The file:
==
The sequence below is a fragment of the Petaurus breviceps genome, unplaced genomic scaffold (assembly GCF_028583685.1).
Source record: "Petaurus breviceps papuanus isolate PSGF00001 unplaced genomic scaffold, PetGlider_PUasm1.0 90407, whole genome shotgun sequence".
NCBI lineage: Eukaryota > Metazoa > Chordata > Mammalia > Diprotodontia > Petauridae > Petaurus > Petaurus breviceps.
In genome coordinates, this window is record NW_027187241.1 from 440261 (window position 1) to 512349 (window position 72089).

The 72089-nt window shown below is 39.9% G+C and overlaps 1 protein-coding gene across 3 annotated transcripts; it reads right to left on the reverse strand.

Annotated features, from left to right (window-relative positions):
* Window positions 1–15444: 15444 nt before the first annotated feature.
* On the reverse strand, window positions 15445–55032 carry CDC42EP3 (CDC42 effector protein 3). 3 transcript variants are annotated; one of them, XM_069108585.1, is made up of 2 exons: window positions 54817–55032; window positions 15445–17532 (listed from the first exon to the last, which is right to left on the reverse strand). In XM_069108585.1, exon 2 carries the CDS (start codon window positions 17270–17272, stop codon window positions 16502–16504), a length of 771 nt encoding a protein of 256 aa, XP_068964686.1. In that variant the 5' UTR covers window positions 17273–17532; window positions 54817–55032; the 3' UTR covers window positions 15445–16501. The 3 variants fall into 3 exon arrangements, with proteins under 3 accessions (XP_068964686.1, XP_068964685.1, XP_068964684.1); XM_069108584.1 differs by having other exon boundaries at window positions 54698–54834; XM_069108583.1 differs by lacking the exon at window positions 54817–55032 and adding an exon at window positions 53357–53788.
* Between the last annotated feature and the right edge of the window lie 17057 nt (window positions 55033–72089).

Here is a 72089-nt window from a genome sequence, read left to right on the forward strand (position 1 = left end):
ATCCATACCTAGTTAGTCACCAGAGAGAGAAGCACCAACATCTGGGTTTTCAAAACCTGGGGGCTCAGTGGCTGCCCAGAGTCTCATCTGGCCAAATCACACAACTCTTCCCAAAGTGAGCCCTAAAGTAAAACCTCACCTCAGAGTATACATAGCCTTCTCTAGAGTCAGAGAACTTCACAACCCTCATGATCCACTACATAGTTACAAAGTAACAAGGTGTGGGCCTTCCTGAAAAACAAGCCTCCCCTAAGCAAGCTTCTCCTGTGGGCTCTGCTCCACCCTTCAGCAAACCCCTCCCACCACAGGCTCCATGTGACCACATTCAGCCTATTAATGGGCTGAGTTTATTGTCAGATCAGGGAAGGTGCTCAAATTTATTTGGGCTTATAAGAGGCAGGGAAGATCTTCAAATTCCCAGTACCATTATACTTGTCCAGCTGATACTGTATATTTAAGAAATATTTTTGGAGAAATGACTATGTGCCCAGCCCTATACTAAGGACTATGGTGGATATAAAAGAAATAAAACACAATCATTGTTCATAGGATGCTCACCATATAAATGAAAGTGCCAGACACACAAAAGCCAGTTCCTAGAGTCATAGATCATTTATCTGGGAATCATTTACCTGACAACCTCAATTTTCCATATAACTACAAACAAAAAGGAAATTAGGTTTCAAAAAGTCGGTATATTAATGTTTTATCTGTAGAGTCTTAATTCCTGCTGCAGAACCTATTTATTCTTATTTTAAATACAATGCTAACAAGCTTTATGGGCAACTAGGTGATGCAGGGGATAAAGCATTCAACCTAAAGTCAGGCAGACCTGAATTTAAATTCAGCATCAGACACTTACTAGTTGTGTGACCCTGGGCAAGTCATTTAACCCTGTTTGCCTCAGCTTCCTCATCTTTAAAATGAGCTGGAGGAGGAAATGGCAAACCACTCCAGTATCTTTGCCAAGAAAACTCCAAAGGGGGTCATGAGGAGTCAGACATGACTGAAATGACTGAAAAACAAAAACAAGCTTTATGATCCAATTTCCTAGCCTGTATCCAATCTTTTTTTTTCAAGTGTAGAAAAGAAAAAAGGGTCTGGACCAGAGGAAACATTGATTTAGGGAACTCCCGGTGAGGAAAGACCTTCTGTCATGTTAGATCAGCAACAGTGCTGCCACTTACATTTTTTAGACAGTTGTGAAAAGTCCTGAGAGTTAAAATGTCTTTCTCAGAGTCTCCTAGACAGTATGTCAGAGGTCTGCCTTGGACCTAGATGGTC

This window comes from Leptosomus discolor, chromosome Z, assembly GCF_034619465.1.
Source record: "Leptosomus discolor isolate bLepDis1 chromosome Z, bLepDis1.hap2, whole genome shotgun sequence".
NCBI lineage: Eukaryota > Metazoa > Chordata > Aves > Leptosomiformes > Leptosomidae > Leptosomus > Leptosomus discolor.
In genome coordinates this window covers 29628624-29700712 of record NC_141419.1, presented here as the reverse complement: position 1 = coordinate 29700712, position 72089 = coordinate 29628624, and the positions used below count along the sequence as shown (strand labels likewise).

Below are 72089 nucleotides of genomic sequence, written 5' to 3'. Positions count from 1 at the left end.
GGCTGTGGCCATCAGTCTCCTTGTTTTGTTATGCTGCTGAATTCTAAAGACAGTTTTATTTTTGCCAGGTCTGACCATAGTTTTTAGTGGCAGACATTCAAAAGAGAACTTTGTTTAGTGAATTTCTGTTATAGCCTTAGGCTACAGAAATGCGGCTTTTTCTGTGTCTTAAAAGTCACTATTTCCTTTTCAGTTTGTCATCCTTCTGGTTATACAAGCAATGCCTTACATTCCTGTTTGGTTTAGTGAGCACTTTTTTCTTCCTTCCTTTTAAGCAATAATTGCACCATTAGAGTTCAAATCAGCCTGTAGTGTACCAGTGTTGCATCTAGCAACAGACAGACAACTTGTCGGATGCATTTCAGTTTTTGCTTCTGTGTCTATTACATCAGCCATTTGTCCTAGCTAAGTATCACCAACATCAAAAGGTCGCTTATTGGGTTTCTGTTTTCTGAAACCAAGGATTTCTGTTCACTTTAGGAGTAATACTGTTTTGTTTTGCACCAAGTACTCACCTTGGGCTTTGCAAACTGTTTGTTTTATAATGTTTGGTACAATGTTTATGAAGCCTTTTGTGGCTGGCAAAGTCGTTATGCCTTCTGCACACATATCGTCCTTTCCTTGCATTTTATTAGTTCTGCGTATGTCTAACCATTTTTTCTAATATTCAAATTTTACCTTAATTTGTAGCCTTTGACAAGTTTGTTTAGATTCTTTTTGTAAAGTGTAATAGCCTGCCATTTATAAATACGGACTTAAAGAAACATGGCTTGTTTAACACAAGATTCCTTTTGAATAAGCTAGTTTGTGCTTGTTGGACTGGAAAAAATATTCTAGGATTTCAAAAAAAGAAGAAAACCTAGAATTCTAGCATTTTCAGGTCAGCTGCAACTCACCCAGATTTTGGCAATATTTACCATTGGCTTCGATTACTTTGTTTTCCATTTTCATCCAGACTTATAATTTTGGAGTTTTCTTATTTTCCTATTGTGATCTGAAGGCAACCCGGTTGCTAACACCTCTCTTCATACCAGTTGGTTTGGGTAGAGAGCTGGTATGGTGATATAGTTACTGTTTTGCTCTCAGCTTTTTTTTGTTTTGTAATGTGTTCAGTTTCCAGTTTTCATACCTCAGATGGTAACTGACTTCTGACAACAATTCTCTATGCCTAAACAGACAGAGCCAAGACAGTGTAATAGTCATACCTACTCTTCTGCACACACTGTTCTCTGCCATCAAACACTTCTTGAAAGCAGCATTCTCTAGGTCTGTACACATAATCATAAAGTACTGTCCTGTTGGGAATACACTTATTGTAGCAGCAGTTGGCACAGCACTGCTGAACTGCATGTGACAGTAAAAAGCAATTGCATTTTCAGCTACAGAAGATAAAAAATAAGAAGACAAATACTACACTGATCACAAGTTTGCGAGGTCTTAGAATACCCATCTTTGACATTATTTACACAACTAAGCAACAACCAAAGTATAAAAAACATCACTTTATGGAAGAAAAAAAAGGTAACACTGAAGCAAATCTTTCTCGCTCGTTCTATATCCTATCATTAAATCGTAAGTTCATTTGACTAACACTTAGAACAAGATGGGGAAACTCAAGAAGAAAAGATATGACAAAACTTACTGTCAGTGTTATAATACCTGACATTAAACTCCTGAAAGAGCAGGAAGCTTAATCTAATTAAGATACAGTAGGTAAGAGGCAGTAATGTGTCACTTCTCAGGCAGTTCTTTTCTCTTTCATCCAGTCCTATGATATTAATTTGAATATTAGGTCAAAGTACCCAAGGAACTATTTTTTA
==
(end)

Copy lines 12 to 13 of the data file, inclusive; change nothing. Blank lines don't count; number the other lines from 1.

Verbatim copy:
This window comes from Leptosomus discolor, chromosome Z, assembly GCF_034619465.1.
Source record: "Leptosomus discolor isolate bLepDis1 chromosome Z, bLepDis1.hap2, whole genome shotgun sequence".